Chromite is the critical ore, which is used in manufacture of strategic materials. It’s wide-range of uses in metallurgical, chemical and refractory industries today, have enhanced its importance as one of the essential element of modern industry. Stainless steel industry is the major consumer of chromite. The imports of various value added products such as basic refractories, metallurgical products and chromite chemicals far exceeds the earnings from the exports of raw materials.

Balochistan possesses huge reserves of coal at Hamai, Degari, Mach, Ziarat, Chamalang and Abegum. The estimated reserves of all coal fields in the province are 217 million tonnes. Coal is the cheapest source of thermal energy used in industrial sector. It has the potential to replace other expensive fuels such as furnace oil. Unfortunately, Pakistan Steel is still importing coal from foreign countries, which cost the country Rs.6000-10000 a tonne.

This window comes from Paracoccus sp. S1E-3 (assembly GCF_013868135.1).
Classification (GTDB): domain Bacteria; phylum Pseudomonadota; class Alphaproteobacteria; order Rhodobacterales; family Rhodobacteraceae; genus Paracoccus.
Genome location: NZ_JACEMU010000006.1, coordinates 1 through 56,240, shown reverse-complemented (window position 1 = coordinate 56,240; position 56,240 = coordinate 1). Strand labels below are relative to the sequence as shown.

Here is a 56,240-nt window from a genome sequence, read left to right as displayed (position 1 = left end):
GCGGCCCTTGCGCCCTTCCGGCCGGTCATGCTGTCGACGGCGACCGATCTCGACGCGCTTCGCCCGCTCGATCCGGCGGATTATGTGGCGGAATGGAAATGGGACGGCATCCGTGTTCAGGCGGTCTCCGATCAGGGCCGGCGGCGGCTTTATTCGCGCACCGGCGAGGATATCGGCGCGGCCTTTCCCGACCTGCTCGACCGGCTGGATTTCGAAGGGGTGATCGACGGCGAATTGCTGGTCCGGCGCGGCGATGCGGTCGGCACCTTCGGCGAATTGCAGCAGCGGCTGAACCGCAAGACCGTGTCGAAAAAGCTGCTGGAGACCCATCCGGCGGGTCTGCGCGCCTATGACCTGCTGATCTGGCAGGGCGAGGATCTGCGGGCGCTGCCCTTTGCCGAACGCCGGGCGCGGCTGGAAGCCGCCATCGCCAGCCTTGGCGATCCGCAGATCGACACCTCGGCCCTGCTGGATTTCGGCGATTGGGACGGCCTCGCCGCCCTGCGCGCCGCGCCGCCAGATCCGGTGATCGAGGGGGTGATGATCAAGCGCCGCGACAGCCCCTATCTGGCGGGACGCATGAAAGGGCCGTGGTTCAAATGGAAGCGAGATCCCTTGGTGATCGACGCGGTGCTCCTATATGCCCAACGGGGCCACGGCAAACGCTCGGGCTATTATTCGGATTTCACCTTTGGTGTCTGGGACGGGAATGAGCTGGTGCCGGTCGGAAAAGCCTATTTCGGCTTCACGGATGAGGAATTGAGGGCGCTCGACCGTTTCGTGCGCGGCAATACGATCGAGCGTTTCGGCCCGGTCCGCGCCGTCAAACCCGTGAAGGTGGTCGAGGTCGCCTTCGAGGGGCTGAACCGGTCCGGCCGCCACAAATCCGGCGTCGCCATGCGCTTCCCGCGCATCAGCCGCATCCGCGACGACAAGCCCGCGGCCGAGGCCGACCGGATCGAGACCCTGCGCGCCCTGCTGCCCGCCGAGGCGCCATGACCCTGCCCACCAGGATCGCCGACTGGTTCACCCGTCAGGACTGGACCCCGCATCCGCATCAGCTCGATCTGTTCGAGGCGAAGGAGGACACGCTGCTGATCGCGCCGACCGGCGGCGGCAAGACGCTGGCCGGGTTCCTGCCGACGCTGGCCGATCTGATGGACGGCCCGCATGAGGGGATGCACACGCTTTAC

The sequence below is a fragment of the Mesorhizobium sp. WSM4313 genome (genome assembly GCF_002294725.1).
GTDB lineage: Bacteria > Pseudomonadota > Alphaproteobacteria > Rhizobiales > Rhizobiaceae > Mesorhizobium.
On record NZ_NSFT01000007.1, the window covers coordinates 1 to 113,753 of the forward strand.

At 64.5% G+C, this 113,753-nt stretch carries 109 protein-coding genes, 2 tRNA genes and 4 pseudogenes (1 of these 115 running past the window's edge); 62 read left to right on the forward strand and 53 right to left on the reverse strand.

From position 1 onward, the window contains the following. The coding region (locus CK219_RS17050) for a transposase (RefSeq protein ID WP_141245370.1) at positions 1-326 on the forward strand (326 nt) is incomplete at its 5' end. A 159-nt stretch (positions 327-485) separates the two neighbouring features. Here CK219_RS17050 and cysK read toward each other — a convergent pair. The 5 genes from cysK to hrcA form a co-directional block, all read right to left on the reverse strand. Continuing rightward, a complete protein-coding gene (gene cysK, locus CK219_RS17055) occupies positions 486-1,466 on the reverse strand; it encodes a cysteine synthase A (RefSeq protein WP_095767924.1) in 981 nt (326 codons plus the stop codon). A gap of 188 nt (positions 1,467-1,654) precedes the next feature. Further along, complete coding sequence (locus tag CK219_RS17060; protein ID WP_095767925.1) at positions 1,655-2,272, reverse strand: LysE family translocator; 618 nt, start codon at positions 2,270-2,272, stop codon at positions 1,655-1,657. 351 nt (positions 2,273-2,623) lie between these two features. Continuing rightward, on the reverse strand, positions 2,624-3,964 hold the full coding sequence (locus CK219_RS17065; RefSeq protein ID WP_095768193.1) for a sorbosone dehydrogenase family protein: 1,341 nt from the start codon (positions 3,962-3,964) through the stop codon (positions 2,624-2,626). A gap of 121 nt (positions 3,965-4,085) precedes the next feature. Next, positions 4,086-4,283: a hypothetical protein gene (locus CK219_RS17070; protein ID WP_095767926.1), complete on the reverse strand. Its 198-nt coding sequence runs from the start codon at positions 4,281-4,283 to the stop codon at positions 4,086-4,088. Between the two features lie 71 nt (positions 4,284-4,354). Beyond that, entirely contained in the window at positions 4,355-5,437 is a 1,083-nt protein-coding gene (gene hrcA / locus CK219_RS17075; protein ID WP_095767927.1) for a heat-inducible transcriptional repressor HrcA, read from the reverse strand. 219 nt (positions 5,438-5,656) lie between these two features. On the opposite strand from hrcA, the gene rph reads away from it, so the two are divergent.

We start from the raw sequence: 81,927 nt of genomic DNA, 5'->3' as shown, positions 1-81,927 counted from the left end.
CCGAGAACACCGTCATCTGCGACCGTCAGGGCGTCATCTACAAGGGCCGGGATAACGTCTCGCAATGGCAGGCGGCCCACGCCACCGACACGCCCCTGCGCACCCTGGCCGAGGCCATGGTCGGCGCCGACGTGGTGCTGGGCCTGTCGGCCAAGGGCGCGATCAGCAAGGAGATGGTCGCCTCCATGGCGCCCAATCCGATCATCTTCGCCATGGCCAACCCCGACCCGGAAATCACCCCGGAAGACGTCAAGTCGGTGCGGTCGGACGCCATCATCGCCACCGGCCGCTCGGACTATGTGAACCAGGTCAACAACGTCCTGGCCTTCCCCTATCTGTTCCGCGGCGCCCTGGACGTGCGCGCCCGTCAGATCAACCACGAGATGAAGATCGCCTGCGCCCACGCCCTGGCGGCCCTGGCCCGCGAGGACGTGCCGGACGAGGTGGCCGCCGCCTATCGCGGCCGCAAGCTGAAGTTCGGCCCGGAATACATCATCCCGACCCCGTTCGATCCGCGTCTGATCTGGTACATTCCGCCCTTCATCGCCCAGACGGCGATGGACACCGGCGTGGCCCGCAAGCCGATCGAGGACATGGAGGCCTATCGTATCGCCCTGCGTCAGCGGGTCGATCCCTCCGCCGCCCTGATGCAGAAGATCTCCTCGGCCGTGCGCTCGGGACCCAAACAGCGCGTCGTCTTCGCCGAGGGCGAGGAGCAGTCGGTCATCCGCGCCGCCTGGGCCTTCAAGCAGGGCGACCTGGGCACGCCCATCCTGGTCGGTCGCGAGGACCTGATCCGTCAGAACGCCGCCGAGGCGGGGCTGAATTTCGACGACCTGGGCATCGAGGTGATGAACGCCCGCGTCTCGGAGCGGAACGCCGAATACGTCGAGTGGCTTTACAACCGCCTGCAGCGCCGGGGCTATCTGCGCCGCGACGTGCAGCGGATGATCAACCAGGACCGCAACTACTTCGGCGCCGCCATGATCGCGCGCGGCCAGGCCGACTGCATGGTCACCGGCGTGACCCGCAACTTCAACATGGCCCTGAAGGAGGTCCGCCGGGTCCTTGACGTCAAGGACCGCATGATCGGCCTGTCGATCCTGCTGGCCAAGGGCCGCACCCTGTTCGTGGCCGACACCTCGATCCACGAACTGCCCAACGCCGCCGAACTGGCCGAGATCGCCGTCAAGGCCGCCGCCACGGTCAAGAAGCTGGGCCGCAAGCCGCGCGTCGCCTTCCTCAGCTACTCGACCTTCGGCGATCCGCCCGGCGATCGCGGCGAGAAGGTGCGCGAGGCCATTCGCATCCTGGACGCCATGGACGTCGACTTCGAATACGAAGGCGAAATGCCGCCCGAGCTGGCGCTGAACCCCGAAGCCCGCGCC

It is generally argued that it is not feasible for Pakistan Steel to use Balochistan coal with larger sulphur content, as sulphur gets accumulated in different parts of the boiler. Raw coal contains different impurities like sulphur, calcite, clay, rock and shale. This impure coal cannot be utilized in the industry hence impurities must be washed out. For saving energy and cost, there is a need to set up coal washing plants in the province. Presently, bricks makers utilize over 80 percent of the local coal and the rest are being consumed by cement makers to blend it with the imported coal to reduce the cost of production.

It would be cost-effective for Pakistan Steel to mix the cheap local coal with the imported one. The quality of Chamalang coal is better than the rest of coal being mined from different coalfields in Balochistan. Pakistan Steel should buy Chamalang coal.